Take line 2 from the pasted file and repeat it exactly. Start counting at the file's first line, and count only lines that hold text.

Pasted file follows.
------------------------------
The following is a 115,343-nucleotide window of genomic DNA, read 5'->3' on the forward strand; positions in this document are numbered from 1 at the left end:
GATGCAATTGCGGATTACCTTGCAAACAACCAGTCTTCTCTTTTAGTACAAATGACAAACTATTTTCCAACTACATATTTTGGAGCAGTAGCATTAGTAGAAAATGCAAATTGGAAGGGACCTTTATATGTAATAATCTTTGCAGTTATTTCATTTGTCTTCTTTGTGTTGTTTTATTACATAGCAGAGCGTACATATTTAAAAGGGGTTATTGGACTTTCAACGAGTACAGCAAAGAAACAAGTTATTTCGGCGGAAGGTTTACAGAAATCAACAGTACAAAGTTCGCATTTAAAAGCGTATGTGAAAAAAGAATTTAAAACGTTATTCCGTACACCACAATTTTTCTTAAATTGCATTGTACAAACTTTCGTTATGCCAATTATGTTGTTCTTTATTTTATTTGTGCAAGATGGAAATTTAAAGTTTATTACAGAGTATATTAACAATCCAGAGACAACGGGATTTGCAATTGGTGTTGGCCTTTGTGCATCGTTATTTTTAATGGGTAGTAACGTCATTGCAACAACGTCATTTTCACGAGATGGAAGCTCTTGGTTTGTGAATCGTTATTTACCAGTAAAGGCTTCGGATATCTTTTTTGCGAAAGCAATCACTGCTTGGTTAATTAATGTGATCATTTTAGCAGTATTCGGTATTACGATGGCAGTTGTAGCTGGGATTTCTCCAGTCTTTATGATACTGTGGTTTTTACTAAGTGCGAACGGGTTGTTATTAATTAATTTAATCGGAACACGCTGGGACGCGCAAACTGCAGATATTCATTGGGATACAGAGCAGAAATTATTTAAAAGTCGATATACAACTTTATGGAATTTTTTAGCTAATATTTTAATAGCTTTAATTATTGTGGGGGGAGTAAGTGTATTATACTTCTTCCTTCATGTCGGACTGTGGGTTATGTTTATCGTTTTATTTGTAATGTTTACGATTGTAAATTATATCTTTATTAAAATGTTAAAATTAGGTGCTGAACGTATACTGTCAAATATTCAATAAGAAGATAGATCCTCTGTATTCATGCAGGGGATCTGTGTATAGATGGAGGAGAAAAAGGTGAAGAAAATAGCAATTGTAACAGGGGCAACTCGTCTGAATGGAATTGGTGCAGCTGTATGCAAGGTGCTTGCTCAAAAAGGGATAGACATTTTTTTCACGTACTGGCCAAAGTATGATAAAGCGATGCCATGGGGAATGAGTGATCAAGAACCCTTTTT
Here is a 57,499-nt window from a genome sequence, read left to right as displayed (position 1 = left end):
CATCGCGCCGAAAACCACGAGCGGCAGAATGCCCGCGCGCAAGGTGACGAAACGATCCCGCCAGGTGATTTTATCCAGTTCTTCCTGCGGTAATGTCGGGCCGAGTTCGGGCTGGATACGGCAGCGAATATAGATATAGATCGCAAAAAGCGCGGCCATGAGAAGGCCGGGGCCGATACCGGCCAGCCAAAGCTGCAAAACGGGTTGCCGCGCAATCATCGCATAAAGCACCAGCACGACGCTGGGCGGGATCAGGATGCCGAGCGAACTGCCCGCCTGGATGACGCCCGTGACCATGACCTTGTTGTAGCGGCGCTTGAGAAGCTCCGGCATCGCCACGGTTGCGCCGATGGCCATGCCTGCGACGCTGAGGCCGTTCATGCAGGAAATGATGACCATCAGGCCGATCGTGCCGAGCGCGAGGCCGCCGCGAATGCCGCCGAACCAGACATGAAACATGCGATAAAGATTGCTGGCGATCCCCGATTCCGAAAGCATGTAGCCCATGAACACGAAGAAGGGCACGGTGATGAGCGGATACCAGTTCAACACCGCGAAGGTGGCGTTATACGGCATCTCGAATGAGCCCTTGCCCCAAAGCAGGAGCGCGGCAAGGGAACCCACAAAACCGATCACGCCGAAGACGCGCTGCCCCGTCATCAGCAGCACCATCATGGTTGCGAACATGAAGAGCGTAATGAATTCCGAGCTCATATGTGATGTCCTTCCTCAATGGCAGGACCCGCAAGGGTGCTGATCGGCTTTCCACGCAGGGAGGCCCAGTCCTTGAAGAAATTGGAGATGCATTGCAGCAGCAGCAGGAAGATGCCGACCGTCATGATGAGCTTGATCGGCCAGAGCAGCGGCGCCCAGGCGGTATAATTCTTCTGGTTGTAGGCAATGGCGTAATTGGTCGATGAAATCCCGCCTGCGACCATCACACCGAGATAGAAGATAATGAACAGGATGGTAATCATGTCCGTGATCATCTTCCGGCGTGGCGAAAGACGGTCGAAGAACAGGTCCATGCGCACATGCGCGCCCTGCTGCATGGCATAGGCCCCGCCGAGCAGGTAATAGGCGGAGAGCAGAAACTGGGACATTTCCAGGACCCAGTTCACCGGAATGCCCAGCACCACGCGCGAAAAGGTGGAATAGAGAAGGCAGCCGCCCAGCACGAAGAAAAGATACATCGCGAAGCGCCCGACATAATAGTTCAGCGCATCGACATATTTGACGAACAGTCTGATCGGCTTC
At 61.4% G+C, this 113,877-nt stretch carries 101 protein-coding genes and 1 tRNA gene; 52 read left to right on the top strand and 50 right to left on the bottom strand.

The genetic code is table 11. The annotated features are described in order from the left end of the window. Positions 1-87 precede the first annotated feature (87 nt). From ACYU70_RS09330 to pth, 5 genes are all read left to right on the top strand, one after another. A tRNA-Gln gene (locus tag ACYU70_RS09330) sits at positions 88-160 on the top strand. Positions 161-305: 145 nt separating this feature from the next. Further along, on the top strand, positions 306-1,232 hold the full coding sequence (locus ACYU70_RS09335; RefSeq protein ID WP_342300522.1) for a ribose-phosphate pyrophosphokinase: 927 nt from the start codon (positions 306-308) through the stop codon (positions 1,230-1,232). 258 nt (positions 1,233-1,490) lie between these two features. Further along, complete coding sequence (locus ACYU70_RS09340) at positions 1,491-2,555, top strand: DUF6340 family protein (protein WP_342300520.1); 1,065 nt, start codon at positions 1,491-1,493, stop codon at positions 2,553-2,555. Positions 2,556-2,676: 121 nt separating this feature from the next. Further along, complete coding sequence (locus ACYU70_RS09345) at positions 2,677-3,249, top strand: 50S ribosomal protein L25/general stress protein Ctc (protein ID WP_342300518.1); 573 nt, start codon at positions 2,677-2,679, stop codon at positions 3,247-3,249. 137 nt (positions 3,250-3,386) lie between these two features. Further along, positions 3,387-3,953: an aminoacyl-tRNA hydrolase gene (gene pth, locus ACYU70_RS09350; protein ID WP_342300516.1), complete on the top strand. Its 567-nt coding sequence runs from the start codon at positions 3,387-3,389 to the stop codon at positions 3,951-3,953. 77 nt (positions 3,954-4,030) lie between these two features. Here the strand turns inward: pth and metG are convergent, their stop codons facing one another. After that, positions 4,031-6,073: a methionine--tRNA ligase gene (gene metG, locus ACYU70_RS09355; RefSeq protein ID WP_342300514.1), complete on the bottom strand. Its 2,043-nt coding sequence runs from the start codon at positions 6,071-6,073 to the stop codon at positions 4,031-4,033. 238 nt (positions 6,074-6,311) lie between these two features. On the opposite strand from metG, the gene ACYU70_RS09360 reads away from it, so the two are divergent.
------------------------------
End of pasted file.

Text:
GATGCAATTGCGGATTACCTTGCAAACAACCAGTCTTCTCTTTTAGTACAAATGACAAACTATTTTCCAACTACATATTTTGGAGCAGTAGCATTAGTAGAAAATGCAAATTGGAAGGGACCTTTATATGTAATAATCTTTGCAGTTATTTCATTTGTCTTCTTTGTGTTGTTTTATTACATAGCAGAGCGTACATATTTAAAAGGGGTTATTGGACTTTCAACGAGTACAGCAAAGAAACAAGTTATTTCGGCGGAAGGTTTACAGAAATCAACAGTACAAAGTTCGCATTTAAAAGCGTATGTGAAAAAAGAATTTAAAACGTTATTCCGTACACCACAATTTTTCTTAAATTGCATTGTACAAACTTTCGTTATGCCAATTATGTTGTTCTTTATTTTATTTGTGCAAGATGGAAATTTAAAGTTTATTACAGAGTATATTAACAATCCAGAGACAACGGGATTTGCAATTGGTGTTGGCCTTTGTGCATCGTTATTTTTAATGGGTAGTAACGTCATTGCAACAACGTCATTTTCACGAGATGGAAGCTCTTGGTTTGTGAATCGTTATTTACCAGTAAAGGCTTCGGATATCTTTTTTGCGAAAGCAATCACTGCTTGGTTAATTAATGTGATCATTTTAGCAGTATTCGGTATTACGATGGCAGTTGTAGCTGGGATTTCTCCAGTCTTTATGATACTGTGGTTTTTACTAAGTGCGAACGGGTTGTTATTAATTAATTTAATCGGAACACGCTGGGACGCGCAAACTGCAGATATTCATTGGGATACAGAGCAGAAATTATTTAAAAGTCGATATACAACTTTATGGAATTTTTTAGCTAATATTTTAATAGCTTTAATTATTGTGGGGGGAGTAAGTGTATTATACTTCTTCCTTCATGTCGGACTGTGGGTTATGTTTATCGTTTTATTTGTAATGTTTACGATTGTAAATTATATCTTTATTAAAATGTTAAAATTAGGTGCTGAACGTATACTGTCAAATATTCAATAAGAAGATAGATCCTCTGTATTCATGCAGGGGATCTGTGTATAGATGGAGGAGAAAAAGGTGAAGAAAATAGCAATTGTAACAGGGGCAACTCGTCTGAATGGAATTGGTGCAGCTGTATGCAAGGTGCTTGCTCAAAAAGGGATAGACATTTTTTTCACGTACTGGCCAAAGTATGATAAAGCGATGCCATGGGGAATGAGTGATCAAGAACCCTTTTT